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Thread: Scots Grey sword. Restore or leave?

  1. #51
    Quote Originally Posted by Ian Knight View Post
    I have found out some information about the person who owned the sword at the time of WW1. It was a family piece:

    Corporal Douglas S. Edward of the Royal Engineers 7th Div. no. 161783.
    Apparently he was of Scottish decent.
    He subsequently moved to The Netherlands.

    I have checked 'The Waterloo Roll call' and can only find a George Edwards not Edward.

    Ian
    Could still be the same name Ian.
    They weren't too fussy about spelling after all, and he might have spelled his name with an 'X' anyway.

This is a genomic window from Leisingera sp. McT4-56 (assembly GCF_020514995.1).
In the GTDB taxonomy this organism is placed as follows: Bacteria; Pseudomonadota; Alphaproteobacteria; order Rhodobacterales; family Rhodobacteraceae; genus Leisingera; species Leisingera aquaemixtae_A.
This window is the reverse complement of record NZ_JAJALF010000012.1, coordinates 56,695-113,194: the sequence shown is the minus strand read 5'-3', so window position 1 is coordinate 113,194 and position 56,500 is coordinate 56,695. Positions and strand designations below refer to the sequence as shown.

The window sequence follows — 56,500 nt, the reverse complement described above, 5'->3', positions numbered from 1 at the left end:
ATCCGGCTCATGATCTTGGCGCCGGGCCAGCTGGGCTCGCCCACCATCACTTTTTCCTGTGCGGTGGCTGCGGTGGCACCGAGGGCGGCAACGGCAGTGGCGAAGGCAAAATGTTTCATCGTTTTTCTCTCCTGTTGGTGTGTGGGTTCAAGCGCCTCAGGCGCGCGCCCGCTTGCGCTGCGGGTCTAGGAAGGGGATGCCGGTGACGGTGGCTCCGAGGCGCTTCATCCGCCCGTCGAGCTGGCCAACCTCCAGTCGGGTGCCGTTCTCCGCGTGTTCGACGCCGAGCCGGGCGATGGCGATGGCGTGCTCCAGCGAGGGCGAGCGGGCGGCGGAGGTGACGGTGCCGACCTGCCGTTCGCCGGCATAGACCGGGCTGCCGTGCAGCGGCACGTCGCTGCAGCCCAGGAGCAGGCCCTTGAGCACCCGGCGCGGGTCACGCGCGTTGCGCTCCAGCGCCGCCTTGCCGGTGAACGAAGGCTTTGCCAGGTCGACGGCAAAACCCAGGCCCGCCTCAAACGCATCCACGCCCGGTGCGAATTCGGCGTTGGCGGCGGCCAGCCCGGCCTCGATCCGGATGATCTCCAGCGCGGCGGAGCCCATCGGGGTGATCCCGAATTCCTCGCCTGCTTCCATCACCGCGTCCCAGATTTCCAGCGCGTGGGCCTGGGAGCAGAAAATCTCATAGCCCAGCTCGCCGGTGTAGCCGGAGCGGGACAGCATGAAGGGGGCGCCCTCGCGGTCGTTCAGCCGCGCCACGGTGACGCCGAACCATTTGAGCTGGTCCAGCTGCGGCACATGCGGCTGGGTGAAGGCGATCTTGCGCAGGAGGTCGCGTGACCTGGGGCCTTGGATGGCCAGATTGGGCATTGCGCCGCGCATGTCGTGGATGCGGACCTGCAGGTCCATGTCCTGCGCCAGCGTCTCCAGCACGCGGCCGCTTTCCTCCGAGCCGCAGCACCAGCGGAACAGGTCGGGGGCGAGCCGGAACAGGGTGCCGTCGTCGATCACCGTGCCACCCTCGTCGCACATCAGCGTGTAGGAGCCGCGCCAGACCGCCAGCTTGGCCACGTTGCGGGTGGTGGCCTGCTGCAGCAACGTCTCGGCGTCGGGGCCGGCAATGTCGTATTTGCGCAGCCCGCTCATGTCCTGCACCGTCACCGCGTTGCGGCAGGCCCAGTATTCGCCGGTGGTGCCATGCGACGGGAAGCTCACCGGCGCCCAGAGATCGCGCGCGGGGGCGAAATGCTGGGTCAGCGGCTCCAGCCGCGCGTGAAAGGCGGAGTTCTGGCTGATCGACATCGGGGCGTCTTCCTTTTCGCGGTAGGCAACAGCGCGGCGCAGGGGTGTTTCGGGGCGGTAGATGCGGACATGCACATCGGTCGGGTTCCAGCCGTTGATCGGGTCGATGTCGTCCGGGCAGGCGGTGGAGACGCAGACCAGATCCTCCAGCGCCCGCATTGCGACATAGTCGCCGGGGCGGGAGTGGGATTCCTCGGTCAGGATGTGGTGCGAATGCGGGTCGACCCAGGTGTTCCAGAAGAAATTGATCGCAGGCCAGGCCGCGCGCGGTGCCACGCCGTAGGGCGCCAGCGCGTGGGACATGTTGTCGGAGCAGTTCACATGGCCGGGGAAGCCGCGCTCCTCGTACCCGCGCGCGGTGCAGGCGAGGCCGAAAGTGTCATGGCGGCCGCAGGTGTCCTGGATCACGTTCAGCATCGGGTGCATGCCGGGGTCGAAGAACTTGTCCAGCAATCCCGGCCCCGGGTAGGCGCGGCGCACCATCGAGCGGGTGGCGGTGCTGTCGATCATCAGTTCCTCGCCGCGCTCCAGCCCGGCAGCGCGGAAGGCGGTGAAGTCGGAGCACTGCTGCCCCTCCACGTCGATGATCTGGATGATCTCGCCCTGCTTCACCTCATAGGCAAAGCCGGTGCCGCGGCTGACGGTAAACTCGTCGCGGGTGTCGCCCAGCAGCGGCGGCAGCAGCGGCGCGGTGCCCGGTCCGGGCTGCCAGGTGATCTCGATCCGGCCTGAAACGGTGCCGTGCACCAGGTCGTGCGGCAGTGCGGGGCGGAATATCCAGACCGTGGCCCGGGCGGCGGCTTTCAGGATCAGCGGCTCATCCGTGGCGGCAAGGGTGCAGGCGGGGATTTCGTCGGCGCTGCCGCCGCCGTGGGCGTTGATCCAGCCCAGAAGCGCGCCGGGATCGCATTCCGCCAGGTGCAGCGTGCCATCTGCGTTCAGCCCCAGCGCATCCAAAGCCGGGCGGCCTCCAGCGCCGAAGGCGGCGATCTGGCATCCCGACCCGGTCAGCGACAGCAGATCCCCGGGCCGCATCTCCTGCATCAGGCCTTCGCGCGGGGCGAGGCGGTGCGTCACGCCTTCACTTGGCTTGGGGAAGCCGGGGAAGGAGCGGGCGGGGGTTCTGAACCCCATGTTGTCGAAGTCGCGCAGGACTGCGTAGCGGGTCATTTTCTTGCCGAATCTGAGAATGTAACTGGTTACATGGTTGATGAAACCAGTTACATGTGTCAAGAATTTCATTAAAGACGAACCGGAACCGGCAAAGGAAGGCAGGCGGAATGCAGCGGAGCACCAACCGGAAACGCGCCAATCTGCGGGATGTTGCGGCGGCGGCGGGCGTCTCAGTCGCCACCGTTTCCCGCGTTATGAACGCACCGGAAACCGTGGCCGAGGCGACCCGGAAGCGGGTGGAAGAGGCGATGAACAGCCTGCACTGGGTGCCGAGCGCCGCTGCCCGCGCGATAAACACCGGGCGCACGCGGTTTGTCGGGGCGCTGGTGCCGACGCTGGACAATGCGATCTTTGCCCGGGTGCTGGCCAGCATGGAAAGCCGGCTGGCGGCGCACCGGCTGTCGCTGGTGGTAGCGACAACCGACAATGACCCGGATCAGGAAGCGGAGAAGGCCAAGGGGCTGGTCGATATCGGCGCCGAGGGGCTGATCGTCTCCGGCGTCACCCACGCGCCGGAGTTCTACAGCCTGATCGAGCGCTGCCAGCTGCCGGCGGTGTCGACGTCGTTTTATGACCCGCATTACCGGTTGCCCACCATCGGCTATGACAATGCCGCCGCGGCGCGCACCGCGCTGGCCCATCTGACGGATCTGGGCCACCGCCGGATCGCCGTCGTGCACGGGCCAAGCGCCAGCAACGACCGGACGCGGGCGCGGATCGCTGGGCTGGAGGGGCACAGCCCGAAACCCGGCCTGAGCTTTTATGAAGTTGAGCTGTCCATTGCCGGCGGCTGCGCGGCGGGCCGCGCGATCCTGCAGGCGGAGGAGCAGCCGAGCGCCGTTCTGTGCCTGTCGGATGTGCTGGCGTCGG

2. #52
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    Very true David.

    Ian

  3. #53
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    Quote Originally Posted by Robert Wilkinson-Latham View Post

    Only 6 troops went to the Netherlands to join Wellington -- 4 remaining at Ipswich.

    Actually It was the Barracks in Maningtree 8 miles outside Ipswich at the time

    Its just marked in most records as Ipswich as Maningtree is quite small...from there they crossed the fields opposite where I sit at this moment in time, on the way to Harwich to transfer over seas
    Last edited by dominic grant; 06-09-2010 at 04:34 AM.
    “Do you know what astonished me most in the world? The inability of force to create anything. In the long run, the sword is always beaten by the spirit.” Napoleon Bonaparte

  4. #54